Identifying intracellular roles of the Salmonella invasion-associated injectisome
Klein, Jessica Abbey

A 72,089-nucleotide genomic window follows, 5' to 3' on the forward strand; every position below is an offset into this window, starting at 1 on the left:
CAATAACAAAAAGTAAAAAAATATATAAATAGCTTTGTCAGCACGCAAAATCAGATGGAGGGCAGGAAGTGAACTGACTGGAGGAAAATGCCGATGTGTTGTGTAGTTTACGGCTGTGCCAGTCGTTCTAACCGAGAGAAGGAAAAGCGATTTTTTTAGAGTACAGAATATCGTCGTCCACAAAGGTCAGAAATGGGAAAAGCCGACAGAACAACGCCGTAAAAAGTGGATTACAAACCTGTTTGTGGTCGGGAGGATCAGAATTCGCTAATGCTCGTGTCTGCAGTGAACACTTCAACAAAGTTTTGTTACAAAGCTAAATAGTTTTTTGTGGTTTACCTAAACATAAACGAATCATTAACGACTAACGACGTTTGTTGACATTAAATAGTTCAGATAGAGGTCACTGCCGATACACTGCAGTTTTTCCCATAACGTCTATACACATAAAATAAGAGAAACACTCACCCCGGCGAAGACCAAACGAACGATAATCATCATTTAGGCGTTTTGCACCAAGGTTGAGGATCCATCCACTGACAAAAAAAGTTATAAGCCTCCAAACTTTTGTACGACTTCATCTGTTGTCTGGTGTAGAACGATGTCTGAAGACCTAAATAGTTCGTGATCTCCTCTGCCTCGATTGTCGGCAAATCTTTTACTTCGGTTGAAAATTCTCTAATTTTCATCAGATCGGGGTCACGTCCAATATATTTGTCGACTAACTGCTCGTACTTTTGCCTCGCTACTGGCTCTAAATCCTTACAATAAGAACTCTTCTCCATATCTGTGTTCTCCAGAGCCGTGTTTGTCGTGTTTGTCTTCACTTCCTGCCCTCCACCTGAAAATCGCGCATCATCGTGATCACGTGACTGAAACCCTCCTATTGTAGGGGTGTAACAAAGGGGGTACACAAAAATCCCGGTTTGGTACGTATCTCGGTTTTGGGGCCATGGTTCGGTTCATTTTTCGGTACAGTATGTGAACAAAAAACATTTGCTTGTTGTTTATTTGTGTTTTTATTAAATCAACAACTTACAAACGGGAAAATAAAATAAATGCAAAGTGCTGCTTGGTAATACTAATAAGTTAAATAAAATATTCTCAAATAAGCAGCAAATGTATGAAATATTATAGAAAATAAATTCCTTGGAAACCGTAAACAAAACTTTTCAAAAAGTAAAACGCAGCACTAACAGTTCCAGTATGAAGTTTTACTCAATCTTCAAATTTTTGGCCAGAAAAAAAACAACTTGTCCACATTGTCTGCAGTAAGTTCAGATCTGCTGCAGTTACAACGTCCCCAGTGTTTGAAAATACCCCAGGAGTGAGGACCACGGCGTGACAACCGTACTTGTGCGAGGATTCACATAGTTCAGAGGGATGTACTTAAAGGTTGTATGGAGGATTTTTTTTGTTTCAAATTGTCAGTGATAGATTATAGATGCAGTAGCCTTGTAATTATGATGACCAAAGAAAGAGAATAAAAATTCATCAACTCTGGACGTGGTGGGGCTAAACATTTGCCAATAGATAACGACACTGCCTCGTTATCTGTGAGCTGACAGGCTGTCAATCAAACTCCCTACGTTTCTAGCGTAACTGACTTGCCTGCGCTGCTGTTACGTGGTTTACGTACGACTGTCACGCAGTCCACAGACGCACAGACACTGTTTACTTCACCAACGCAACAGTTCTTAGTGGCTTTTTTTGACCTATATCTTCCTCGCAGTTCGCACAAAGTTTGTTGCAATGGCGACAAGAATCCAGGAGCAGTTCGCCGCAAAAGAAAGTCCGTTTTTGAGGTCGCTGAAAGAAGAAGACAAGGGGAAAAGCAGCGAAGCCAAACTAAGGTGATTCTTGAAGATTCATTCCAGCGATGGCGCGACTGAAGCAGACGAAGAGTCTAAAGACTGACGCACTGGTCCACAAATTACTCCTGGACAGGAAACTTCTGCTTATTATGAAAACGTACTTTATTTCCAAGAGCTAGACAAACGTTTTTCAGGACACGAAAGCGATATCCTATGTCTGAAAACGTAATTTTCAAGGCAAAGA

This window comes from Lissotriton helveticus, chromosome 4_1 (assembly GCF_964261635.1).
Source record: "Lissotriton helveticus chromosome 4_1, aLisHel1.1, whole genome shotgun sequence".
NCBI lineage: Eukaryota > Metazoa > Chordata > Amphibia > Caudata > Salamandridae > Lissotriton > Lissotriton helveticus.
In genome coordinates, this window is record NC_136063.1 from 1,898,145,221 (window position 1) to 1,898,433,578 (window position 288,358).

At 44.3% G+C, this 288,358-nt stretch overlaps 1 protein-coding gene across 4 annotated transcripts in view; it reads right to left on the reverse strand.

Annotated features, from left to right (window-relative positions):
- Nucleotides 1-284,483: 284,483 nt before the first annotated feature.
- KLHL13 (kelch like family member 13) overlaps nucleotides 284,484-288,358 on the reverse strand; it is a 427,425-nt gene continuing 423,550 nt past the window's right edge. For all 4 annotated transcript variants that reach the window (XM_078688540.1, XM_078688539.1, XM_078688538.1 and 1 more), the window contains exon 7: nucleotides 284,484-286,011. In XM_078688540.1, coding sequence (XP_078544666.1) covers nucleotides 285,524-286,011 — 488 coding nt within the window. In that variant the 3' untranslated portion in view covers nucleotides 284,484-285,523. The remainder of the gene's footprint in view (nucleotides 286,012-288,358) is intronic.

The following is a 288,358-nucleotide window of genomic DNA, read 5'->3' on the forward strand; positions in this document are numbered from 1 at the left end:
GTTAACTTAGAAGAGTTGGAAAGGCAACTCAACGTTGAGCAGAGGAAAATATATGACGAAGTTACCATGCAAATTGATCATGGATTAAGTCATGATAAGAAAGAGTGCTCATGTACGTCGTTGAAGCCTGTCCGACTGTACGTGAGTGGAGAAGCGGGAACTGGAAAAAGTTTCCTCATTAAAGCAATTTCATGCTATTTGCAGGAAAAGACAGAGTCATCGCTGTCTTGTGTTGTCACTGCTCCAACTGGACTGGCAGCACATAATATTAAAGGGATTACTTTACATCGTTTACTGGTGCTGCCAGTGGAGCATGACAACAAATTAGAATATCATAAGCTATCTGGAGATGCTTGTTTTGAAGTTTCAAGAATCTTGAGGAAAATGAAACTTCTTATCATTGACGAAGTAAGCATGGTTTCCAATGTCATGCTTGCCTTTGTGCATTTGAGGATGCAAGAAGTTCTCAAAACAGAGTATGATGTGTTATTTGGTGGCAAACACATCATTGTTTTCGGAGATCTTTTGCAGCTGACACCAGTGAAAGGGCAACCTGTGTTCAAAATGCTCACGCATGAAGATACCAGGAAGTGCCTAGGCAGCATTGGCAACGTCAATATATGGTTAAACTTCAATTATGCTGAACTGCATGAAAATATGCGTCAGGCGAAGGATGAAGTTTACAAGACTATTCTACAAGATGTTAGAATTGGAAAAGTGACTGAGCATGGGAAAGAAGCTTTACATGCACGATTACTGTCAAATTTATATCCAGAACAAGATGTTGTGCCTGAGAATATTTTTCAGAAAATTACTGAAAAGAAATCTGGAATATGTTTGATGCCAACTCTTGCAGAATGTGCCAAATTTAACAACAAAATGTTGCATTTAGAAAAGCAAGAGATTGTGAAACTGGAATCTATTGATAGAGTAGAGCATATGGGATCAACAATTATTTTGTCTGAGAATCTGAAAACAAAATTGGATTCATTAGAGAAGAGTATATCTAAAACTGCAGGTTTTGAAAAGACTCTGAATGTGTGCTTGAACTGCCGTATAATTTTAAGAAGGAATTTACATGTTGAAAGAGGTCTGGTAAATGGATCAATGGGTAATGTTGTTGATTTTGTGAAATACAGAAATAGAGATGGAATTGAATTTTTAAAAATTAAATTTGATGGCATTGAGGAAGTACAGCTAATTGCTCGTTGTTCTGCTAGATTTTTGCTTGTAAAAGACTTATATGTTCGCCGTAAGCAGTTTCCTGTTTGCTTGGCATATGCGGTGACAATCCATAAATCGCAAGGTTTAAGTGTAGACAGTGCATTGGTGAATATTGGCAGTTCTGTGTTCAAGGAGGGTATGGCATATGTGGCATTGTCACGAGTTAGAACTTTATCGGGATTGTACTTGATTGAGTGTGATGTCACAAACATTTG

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Intracellular pathogens either reside within host-derived vacuoles or escape this compartment to inhabit the cytosol. Why some bacteria lyse their internalization vacuole and others cannot remains enigmatic in Gram-negative bacteria. One prevalent virulence factor Gram-negative pathogens possess is the type III injectisome, a molecular syringe that translocates bacterial proteins into target host cells. Several pathogens, including Salmonella, require this injectisome to invade epithelial cells. Though classically regarded as a vacuolar pathogen, a subset of Salmonella escape the vacuole in epithelial cells and proliferate in the cytosol. We hypothesized that the invasion-associated injectisome also influences intracellular residence of Salmonella. To overcome the dependency of bacterial internalization on the invasion-associated injectisome, we used two genetic approaches. First, we genetically replaced the injectisome proteins that directly interface with host cell membranes with those from related bacteria that have diverse intracellular lifestyles. This led to the identification of orthologs that restore Salmonella invasion, but alter the efficiency of nascent vacuole escape. We also genetically engineered a chemically inducible injectisome that complements Salmonella invasion, but is non-functional once bacteria have entered host cells. This strain implicated the invasion-associated injectisome in cytosolic proliferation of Salmonella, specifically through the actions of two type III effectors. Altogether, these genetic tools have identified that the invasion-associated injectisome is required for multiple intracellular steps in the Salmonella infectious cycle - escape from the internalization vacuole, cytosolic proliferation and cellular egress.